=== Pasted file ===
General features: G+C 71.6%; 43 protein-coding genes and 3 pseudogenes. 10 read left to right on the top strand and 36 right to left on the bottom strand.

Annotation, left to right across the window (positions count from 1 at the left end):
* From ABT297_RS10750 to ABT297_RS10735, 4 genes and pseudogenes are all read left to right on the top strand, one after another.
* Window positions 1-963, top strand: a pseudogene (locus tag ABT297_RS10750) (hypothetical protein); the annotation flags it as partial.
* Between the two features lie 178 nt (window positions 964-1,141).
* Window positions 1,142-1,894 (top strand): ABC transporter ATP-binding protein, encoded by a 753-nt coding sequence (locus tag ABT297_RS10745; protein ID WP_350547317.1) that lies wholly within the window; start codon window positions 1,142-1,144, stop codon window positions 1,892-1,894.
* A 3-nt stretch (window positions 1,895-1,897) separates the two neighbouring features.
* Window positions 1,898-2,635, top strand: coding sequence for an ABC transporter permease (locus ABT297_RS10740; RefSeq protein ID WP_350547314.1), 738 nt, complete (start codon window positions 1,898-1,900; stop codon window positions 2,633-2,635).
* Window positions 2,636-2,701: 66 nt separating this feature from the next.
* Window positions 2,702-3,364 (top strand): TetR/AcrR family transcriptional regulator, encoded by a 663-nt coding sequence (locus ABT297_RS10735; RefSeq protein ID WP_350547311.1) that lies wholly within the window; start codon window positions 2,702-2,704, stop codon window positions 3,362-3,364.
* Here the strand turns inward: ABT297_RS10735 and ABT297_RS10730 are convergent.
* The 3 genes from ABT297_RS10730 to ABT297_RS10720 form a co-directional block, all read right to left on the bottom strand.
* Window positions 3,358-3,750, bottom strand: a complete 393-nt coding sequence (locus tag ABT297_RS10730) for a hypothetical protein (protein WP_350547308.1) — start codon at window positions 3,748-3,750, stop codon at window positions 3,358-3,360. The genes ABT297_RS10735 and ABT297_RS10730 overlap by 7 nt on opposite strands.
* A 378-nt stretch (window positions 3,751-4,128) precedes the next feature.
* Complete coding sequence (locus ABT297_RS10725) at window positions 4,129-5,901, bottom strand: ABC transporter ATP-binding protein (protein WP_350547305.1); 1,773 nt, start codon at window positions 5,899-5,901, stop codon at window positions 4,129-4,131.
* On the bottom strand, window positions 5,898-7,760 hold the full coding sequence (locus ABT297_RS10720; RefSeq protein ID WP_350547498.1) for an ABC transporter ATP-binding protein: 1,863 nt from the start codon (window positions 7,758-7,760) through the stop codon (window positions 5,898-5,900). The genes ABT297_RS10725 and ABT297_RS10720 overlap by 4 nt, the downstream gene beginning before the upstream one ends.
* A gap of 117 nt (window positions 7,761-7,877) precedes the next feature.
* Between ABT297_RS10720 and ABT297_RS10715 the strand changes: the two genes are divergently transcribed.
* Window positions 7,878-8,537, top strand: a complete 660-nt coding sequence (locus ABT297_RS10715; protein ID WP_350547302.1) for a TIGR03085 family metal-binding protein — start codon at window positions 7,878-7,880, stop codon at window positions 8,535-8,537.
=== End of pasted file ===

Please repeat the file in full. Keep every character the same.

General features: G+C 71.6%; 43 protein-coding genes and 3 pseudogenes. 10 read left to right on the top strand and 36 right to left on the bottom strand.

Annotation, left to right across the window (positions count from 1 at the left end):
* From ABT297_RS10750 to ABT297_RS10735, 4 genes and pseudogenes are all read left to right on the top strand, one after another.
* Window positions 1-963, top strand: a pseudogene (locus tag ABT297_RS10750) (hypothetical protein); the annotation flags it as partial.
* Between the two features lie 178 nt (window positions 964-1,141).
* Window positions 1,142-1,894 (top strand): ABC transporter ATP-binding protein, encoded by a 753-nt coding sequence (locus tag ABT297_RS10745; protein ID WP_350547317.1) that lies wholly within the window; start codon window positions 1,142-1,144, stop codon window positions 1,892-1,894.
* A 3-nt stretch (window positions 1,895-1,897) separates the two neighbouring features.
* Window positions 1,898-2,635, top strand: coding sequence for an ABC transporter permease (locus ABT297_RS10740; RefSeq protein ID WP_350547314.1), 738 nt, complete (start codon window positions 1,898-1,900; stop codon window positions 2,633-2,635).
* Window positions 2,636-2,701: 66 nt separating this feature from the next.
* Window positions 2,702-3,364 (top strand): TetR/AcrR family transcriptional regulator, encoded by a 663-nt coding sequence (locus ABT297_RS10735; RefSeq protein ID WP_350547311.1) that lies wholly within the window; start codon window positions 2,702-2,704, stop codon window positions 3,362-3,364.
* Here the strand turns inward: ABT297_RS10735 and ABT297_RS10730 are convergent.
* The 3 genes from ABT297_RS10730 to ABT297_RS10720 form a co-directional block, all read right to left on the bottom strand.
* Window positions 3,358-3,750, bottom strand: a complete 393-nt coding sequence (locus tag ABT297_RS10730) for a hypothetical protein (protein WP_350547308.1) — start codon at window positions 3,748-3,750, stop codon at window positions 3,358-3,360. The genes ABT297_RS10735 and ABT297_RS10730 overlap by 7 nt on opposite strands.
* A 378-nt stretch (window positions 3,751-4,128) precedes the next feature.
* Complete coding sequence (locus ABT297_RS10725) at window positions 4,129-5,901, bottom strand: ABC transporter ATP-binding protein (protein WP_350547305.1); 1,773 nt, start codon at window positions 5,899-5,901, stop codon at window positions 4,129-4,131.
* On the bottom strand, window positions 5,898-7,760 hold the full coding sequence (locus ABT297_RS10720; RefSeq protein ID WP_350547498.1) for an ABC transporter ATP-binding protein: 1,863 nt from the start codon (window positions 7,758-7,760) through the stop codon (window positions 5,898-5,900). The genes ABT297_RS10725 and ABT297_RS10720 overlap by 4 nt, the downstream gene beginning before the upstream one ends.
* A gap of 117 nt (window positions 7,761-7,877) precedes the next feature.
* Between ABT297_RS10720 and ABT297_RS10715 the strand changes: the two genes are divergently transcribed.
* Window positions 7,878-8,537, top strand: a complete 660-nt coding sequence (locus ABT297_RS10715; protein ID WP_350547302.1) for a TIGR03085 family metal-binding protein — start codon at window positions 7,878-7,880, stop codon at window positions 8,535-8,537.